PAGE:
MILA PIDIE, Indonesia – On the west of the Indonesian island of Sumatra, in Aceh province, the coexistence between humans and wild elephants is fraught with conflict.
The opening up of new palm oil plantations, hunting – including poaching for ivory – and large-scale illegal logging are the main factors driving the increasingly-prevalent clashes between the region’s residents and their pachyderm neighbors.
But some groups are working to pacify this costly war: an epa-EFE photographer on Saturday accompanied members of the so-called “Elephant Patrol” – mahouts who ride on tamed elephants to keep their wild counterparts at bay in a non-lethal manner – as they patrolled the forests with the mission of helping the endangered animals survive and de-escalating the strife with locals.
The tamed pachyderms are trained to drive their wild cousins away from residential areas, pushing them back into the forest, whose lush thickets provide better protection against those who wish to do them harm. The result of this strategy is a win-win situation for both the tuskers and the local farmers who cannot afford to have their crops destroyed by the lumbering beasts.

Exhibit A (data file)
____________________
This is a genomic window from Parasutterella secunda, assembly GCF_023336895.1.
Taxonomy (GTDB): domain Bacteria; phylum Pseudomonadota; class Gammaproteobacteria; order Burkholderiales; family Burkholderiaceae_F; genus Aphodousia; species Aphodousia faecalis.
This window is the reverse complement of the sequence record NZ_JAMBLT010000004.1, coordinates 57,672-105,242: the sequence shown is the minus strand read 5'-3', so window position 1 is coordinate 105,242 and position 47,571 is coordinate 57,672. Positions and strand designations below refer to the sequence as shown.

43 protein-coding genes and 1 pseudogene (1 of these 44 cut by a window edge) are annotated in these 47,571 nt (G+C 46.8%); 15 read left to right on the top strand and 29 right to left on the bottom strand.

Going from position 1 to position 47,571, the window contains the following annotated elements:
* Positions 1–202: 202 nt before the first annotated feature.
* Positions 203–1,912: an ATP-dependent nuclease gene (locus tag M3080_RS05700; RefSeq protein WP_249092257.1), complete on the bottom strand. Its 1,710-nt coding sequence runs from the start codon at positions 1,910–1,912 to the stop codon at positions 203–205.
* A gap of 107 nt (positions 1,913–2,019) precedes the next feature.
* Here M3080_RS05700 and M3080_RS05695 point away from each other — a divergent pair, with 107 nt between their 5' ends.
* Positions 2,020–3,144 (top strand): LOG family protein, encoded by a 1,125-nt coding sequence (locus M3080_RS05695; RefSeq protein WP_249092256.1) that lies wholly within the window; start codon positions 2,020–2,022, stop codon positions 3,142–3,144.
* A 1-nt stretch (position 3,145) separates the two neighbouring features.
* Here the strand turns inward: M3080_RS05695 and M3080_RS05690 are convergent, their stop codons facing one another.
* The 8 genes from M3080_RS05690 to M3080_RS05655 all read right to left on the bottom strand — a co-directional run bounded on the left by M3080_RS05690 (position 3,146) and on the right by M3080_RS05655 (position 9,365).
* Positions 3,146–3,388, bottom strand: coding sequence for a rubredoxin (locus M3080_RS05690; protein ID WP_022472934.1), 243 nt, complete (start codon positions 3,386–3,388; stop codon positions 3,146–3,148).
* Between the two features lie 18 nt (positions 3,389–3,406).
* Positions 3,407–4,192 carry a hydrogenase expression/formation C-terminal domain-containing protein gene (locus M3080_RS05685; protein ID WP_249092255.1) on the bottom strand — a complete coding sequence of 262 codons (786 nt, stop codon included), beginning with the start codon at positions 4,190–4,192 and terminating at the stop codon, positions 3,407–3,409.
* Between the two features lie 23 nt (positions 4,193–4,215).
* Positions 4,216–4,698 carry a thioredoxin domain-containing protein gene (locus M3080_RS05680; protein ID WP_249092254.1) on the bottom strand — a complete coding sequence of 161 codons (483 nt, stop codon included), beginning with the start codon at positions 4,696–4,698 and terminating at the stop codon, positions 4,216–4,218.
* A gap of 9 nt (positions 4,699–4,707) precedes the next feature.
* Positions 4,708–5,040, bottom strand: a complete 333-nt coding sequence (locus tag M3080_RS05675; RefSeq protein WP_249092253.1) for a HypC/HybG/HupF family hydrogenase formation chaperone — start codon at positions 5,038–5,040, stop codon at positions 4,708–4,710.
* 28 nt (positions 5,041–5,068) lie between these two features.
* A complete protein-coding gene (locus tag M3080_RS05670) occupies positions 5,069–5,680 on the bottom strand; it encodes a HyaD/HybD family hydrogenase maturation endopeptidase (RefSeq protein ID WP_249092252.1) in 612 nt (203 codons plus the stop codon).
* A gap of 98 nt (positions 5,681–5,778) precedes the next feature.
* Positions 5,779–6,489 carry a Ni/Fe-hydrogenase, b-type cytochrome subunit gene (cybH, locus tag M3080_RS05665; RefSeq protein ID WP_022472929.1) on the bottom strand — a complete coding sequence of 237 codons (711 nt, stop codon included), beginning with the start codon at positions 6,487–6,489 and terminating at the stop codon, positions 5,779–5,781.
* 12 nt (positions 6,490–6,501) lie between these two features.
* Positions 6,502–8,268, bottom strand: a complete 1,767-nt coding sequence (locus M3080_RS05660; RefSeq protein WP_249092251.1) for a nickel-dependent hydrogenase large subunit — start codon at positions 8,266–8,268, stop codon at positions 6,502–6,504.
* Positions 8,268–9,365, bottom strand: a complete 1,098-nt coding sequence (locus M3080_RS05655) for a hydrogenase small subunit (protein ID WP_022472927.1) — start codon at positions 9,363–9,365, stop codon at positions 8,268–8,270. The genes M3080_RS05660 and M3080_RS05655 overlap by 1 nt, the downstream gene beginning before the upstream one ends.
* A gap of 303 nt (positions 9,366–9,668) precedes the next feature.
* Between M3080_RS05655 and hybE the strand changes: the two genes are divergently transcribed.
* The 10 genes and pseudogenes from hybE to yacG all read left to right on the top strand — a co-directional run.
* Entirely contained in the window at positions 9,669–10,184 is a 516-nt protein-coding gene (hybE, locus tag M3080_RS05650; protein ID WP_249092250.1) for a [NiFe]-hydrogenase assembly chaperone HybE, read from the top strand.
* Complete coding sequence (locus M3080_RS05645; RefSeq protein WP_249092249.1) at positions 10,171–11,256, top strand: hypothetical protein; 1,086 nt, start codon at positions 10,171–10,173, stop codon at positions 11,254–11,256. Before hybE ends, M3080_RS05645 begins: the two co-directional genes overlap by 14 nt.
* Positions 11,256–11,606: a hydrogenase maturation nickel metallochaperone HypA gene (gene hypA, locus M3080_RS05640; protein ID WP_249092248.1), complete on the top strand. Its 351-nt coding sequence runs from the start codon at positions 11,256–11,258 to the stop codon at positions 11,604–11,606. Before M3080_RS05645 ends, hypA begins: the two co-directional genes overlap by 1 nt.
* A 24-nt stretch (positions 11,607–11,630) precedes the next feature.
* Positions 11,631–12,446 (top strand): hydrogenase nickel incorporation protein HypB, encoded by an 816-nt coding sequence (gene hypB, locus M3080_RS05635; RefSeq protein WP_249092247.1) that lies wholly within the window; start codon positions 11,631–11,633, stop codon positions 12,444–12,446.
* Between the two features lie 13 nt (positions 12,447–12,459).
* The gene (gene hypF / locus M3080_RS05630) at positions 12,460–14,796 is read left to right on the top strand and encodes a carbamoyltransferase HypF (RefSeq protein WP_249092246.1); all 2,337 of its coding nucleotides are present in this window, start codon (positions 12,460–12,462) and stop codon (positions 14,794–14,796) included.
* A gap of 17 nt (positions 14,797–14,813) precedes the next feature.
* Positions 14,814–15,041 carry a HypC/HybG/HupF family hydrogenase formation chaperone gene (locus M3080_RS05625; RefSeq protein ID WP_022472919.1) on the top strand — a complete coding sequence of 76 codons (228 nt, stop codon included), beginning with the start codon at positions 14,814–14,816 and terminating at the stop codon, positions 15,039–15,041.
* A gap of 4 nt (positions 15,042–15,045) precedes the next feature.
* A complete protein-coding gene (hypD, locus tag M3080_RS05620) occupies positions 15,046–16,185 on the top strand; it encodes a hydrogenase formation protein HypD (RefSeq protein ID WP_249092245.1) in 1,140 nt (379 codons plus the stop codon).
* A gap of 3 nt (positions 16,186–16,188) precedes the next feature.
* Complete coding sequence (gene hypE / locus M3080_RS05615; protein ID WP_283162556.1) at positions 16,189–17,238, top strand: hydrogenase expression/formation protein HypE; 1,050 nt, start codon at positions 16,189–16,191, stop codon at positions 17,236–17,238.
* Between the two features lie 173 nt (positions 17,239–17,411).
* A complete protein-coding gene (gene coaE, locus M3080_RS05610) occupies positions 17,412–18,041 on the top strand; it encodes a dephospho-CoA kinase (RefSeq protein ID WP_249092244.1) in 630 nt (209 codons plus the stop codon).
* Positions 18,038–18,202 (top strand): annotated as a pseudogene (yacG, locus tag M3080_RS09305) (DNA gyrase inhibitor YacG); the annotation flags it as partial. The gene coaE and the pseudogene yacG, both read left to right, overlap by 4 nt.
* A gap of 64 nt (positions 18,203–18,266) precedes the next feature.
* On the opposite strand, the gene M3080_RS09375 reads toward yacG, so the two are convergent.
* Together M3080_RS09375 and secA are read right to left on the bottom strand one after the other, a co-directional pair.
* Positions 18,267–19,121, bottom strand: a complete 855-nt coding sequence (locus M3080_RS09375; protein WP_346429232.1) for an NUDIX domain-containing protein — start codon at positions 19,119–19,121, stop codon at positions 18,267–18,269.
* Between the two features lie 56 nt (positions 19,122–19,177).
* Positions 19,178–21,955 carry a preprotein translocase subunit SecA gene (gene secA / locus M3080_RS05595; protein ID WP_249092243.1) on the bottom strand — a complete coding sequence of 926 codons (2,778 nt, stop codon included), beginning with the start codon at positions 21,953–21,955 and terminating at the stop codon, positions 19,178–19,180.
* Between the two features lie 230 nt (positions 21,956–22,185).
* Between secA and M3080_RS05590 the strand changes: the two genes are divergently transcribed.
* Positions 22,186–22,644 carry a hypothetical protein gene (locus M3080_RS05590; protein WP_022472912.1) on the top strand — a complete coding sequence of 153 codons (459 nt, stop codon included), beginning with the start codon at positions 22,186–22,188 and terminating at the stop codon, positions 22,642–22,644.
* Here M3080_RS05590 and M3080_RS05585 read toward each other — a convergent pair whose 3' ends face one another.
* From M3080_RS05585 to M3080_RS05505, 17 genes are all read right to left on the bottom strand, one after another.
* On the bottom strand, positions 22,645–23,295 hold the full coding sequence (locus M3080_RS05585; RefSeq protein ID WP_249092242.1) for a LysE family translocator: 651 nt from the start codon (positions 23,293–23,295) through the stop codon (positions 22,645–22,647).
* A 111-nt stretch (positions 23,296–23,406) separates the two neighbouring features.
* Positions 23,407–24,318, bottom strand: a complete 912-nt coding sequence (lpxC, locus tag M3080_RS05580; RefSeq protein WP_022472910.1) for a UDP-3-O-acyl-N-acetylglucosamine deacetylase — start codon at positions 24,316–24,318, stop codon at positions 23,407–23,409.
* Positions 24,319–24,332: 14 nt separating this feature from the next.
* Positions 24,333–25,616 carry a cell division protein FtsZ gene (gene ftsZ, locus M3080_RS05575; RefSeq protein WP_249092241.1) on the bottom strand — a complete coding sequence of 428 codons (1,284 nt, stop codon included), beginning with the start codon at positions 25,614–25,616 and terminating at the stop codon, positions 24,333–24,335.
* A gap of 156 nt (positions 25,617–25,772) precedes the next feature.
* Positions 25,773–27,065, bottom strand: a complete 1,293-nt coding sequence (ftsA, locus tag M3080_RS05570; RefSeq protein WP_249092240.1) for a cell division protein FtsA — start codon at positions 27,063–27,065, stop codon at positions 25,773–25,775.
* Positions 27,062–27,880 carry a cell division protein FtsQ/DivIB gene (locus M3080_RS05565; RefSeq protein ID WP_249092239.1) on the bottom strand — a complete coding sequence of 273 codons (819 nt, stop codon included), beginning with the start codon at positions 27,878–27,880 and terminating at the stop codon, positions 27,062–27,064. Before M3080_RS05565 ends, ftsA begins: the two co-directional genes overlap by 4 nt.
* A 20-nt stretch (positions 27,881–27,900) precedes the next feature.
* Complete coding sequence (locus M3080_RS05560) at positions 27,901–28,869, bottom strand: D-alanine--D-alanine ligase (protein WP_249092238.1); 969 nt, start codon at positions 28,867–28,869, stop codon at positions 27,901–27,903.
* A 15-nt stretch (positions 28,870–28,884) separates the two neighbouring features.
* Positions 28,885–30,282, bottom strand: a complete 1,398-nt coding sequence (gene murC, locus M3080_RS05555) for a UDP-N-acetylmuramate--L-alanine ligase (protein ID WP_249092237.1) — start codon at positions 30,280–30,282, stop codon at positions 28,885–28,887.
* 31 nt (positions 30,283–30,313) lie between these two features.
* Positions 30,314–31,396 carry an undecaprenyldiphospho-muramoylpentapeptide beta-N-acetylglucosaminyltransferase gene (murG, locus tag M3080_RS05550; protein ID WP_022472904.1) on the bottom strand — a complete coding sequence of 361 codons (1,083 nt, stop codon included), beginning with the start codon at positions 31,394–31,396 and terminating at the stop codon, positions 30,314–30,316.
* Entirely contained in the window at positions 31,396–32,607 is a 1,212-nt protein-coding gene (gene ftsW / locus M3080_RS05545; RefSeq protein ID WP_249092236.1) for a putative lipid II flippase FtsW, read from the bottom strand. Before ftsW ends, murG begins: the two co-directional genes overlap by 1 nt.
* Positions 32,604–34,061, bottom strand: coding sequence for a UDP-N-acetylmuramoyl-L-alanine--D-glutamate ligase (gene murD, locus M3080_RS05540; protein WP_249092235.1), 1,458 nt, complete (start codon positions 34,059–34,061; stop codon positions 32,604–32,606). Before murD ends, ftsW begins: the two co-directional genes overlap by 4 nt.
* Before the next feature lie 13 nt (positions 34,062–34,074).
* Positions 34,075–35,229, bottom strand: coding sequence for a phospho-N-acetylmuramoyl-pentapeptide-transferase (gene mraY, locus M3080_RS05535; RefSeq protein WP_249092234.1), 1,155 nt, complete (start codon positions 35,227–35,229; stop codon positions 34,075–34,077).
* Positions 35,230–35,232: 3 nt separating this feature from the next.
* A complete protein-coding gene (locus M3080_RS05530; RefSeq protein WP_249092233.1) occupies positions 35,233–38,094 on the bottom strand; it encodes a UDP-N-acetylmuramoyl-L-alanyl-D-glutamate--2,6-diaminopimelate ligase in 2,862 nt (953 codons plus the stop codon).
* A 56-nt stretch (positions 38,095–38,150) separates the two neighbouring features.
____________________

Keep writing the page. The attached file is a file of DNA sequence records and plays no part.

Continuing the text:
The Elephant Patrol is a joint project between the Pidie District Conservation Response Unit (CRU) and the Aceh regional government’s Natural Resource Conservation Agency (BKSDA).
The CRUs have four stated main goals: mitigating human-elephant conflict, reducing wildlife crime activities in the elephants’ habitat through forest patrol and monitoring, raising awareness among local people of the importance of conserving elephants and their habitat and establishing community-based ecotourism to ensure the project’s long-term financial sustainability.
The BKSDA, meanwhile, has been fitting wild elephants with GPS collars and using satellite tracking to provide an early warning system for when the behemoths approach towns or settlements.
The elephants’ impending extinction is palpable across the country, but nowhere more so than in Aceh, where only 500 remain in the wild. Clashes in Aceh between elephants and humans are reportedly the highest of anywhere in Indonesia.
Wild Sumatran elephant numbers are falling across the archipelago, with current figures estimated at around 1,700, a sharp decline from the 5,000 individuals in the 1980s and 2,800 in the 1990s. The numbers have continued to disappear despite being put on the list of animals that are critically endangered or near extinction in 2012 by the International Union for Conservation of Nature.
At least 170 elephants were killed between 2012 and December 2017, according to the Indonesian Elephant Conservation Forum (FKGI), although the real death toll is believed to be far higher.